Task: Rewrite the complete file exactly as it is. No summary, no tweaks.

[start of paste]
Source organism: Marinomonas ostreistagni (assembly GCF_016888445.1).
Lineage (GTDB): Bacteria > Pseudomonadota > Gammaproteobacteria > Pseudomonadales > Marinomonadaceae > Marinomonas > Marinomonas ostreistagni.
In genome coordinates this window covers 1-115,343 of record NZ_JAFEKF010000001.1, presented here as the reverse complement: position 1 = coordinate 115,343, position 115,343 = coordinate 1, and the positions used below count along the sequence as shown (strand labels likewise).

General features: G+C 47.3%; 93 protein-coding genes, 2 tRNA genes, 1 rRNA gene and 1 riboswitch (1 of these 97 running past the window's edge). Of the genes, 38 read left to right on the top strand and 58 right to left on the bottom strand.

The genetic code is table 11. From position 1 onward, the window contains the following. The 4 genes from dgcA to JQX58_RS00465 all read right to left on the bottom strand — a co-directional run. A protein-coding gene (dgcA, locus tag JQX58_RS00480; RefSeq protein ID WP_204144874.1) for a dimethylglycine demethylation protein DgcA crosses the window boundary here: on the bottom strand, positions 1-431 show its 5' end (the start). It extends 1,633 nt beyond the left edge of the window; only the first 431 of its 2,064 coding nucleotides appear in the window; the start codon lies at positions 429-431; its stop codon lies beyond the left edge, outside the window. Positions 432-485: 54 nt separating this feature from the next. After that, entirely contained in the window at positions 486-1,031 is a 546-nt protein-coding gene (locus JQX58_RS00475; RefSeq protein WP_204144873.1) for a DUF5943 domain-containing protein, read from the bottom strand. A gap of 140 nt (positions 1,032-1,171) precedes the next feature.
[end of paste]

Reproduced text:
Source organism: Marinomonas ostreistagni (assembly GCF_016888445.1).
Lineage (GTDB): Bacteria > Pseudomonadota > Gammaproteobacteria > Pseudomonadales > Marinomonadaceae > Marinomonas > Marinomonas ostreistagni.
In genome coordinates this window covers 1-115,343 of record NZ_JAFEKF010000001.1, presented here as the reverse complement: position 1 = coordinate 115,343, position 115,343 = coordinate 1, and the positions used below count along the sequence as shown (strand labels likewise).

General features: G+C 47.3%; 93 protein-coding genes, 2 tRNA genes, 1 rRNA gene and 1 riboswitch (1 of these 97 running past the window's edge). Of the genes, 38 read left to right on the top strand and 58 right to left on the bottom strand.

The genetic code is table 11. From position 1 onward, the window contains the following. The 4 genes from dgcA to JQX58_RS00465 all read right to left on the bottom strand — a co-directional run. A protein-coding gene (dgcA, locus tag JQX58_RS00480; RefSeq protein ID WP_204144874.1) for a dimethylglycine demethylation protein DgcA crosses the window boundary here: on the bottom strand, positions 1-431 show its 5' end (the start). It extends 1,633 nt beyond the left edge of the window; only the first 431 of its 2,064 coding nucleotides appear in the window; the start codon lies at positions 429-431; its stop codon lies beyond the left edge, outside the window. Positions 432-485: 54 nt separating this feature from the next. After that, entirely contained in the window at positions 486-1,031 is a 546-nt protein-coding gene (locus JQX58_RS00475; RefSeq protein WP_204144873.1) for a DUF5943 domain-containing protein, read from the bottom strand. A gap of 140 nt (positions 1,032-1,171) precedes the next feature.